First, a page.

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Re: Proposed new POSIX sh policy

On Wed, Nov 15, 2006 at 10:46:51AM -0800, Russ Allbery wrote:
> Bill Allombert <allomber@math.u-bordeaux.fr> writes:
> > Hard-coding path is frowned upon theses days and there is no standard
> > way to disable a shell built-in, so in practice we are actively
> > prevented from using coreutils test and thus coreutils test features. So
> > the question is not merely what should be the default.
> Who is arguing that you can't use /usr/bin/test when you explicitly need a
> feature of coreutils test?  The relevant Policy section says:
>     Programs called from maintainer scripts should not normally have a
>     path prepended to them. Before installation is started, the package
>     management system checks to see if the programs ldconfig,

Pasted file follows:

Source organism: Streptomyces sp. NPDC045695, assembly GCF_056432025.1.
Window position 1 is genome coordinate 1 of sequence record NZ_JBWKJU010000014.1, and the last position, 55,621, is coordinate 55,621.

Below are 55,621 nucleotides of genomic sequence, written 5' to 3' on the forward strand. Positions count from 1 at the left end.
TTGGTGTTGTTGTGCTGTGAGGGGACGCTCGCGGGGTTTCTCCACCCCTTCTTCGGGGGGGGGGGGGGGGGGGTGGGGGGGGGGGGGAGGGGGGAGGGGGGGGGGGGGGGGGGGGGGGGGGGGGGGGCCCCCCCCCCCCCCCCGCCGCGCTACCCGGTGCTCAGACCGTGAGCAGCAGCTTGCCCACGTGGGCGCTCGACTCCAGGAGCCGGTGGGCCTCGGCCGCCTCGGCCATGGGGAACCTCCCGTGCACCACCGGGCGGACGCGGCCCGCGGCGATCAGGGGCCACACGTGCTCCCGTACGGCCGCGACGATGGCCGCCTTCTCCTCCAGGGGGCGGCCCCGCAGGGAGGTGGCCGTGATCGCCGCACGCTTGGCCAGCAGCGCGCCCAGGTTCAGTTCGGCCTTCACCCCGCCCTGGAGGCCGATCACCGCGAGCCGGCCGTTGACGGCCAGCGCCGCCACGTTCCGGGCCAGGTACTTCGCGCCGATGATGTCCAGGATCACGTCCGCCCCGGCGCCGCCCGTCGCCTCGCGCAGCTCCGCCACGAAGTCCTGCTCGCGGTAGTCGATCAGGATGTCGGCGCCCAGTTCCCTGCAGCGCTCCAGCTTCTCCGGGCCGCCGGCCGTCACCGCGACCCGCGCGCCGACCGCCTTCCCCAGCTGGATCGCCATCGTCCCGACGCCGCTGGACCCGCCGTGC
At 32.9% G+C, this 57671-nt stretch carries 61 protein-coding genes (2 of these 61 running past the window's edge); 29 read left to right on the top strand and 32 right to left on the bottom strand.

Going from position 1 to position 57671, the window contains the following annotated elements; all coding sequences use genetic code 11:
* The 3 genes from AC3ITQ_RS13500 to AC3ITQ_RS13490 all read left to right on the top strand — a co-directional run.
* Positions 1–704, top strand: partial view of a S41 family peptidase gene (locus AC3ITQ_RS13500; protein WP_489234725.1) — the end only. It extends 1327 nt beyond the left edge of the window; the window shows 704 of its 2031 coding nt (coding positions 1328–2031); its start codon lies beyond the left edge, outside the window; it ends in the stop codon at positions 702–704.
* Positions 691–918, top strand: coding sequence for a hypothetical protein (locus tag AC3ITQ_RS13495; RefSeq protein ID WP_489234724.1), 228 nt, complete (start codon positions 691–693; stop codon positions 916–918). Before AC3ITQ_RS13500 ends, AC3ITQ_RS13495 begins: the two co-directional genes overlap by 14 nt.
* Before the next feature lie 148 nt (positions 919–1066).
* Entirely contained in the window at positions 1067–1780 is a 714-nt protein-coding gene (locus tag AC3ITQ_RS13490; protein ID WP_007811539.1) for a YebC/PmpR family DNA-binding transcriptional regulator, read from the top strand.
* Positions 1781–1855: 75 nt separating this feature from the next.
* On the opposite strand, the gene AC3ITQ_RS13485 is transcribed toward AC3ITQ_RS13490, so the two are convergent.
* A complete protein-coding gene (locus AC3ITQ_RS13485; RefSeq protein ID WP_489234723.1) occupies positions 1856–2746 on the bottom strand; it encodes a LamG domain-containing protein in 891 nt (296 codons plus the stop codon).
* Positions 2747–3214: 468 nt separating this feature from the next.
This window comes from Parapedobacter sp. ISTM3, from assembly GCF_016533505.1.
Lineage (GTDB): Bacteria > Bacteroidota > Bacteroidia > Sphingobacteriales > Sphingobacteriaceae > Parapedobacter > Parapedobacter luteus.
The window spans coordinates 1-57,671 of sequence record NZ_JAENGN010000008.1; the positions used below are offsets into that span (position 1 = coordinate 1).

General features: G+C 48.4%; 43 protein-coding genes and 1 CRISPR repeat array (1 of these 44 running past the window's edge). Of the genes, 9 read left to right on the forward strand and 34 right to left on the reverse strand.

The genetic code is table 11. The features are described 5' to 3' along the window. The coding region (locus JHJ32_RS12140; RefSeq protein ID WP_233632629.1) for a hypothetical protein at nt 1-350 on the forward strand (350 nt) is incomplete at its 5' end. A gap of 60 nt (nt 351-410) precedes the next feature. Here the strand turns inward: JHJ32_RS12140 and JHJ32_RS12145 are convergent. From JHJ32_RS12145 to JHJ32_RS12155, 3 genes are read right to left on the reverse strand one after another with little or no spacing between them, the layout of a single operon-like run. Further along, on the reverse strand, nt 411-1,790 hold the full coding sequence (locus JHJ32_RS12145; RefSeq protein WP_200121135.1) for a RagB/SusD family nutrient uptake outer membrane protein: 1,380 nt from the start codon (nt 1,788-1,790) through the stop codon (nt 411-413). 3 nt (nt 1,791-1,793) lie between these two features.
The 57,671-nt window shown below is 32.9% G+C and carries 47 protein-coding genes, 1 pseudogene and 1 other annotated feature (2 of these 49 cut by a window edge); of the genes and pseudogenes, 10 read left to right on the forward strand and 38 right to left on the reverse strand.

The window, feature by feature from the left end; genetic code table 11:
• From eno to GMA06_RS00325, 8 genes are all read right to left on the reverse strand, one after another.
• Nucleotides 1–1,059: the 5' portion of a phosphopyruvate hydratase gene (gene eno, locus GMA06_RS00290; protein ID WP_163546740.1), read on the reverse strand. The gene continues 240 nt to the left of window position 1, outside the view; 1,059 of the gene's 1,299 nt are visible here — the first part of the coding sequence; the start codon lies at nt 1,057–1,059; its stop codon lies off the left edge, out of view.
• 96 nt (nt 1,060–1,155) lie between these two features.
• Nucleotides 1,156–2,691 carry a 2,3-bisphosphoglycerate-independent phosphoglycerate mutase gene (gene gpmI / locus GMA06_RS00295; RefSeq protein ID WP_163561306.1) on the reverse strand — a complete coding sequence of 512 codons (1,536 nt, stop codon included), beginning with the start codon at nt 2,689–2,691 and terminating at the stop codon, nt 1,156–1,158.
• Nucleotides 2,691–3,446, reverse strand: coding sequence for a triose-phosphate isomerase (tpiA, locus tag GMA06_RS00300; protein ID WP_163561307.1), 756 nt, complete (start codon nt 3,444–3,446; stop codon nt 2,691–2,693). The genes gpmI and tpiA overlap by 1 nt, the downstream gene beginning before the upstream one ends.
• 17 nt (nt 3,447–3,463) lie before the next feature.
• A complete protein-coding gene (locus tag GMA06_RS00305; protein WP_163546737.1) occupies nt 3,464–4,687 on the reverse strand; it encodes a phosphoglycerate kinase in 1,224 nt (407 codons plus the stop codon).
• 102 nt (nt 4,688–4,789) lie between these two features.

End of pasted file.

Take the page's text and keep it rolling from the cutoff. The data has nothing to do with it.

>     start-stop-daemon, install-info, and update-rc.d can be found via the
>     PATH environment variable. Those programs, and any other program that
>     one would expect to be on the PATH, should thus be invoked without an
>     absolute pathname. Maintainer scripts should also not reset the PATH,
>     though they might choose to modify it by prepending or appending
>     package-specific directories. These considerations really apply to all
>     shell scripts.
> That's a "should normally," not a must, and this sort of situation is
> seems to me to be exactly why it says "should normally" instead of "must."
> The reason for not prepending a path is that it's pointless and may create
> problems later if the binary moves.  The first is not true in this case,
> and I don't think the second is strong enough by itself.
> In fact, if you squint the right way, that paragraph gives a sort of
> blessing to using an absolute path in this situation, since coreutils test
> is not quite "any other program that one would expect to be on the PATH"
> simply because in this case the shell isn't going to *look* at the PATH.

Of course, any scripts that may be run before mounting /usr must not use

Regards: David
 /) David Weinehall <tao@debian.org> /) Rime on my window           (\
//  ~~~~~~~~~~~~~~~~~~~~~~~~~~~~~   //  Diamond-white roses of fire //
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